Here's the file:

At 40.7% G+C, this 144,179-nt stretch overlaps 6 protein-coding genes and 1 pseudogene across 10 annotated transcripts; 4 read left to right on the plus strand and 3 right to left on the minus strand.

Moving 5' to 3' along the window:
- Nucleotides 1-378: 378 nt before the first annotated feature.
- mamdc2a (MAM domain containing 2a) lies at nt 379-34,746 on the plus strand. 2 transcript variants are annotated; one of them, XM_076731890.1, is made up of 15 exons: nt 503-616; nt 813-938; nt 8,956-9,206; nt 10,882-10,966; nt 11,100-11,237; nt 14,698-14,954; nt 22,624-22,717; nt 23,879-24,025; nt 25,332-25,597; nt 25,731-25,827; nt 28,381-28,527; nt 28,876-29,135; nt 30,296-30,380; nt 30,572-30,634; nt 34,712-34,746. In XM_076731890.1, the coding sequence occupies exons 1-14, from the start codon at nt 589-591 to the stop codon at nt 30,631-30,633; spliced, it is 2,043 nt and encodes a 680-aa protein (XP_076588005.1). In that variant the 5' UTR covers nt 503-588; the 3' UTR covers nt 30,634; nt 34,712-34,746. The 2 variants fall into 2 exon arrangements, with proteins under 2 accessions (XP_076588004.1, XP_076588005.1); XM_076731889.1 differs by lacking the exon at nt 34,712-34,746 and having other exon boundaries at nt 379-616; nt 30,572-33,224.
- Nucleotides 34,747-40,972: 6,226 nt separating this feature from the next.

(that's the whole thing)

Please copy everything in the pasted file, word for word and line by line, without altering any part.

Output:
At 40.7% G+C, this 144,179-nt stretch overlaps 6 protein-coding genes and 1 pseudogene across 10 annotated transcripts; 4 read left to right on the plus strand and 3 right to left on the minus strand.

Moving 5' to 3' along the window:
- Nucleotides 1-378: 378 nt before the first annotated feature.
- mamdc2a (MAM domain containing 2a) lies at nt 379-34,746 on the plus strand. 2 transcript variants are annotated; one of them, XM_076731890.1, is made up of 15 exons: nt 503-616; nt 813-938; nt 8,956-9,206; nt 10,882-10,966; nt 11,100-11,237; nt 14,698-14,954; nt 22,624-22,717; nt 23,879-24,025; nt 25,332-25,597; nt 25,731-25,827; nt 28,381-28,527; nt 28,876-29,135; nt 30,296-30,380; nt 30,572-30,634; nt 34,712-34,746. In XM_076731890.1, the coding sequence occupies exons 1-14, from the start codon at nt 589-591 to the stop codon at nt 30,631-30,633; spliced, it is 2,043 nt and encodes a 680-aa protein (XP_076588005.1). In that variant the 5' UTR covers nt 503-588; the 3' UTR covers nt 30,634; nt 34,712-34,746. The 2 variants fall into 2 exon arrangements, with proteins under 2 accessions (XP_076588004.1, XP_076588005.1); XM_076731889.1 differs by lacking the exon at nt 34,712-34,746 and having other exon boundaries at nt 379-616; nt 30,572-33,224.
- Nucleotides 34,747-40,972: 6,226 nt separating this feature from the next.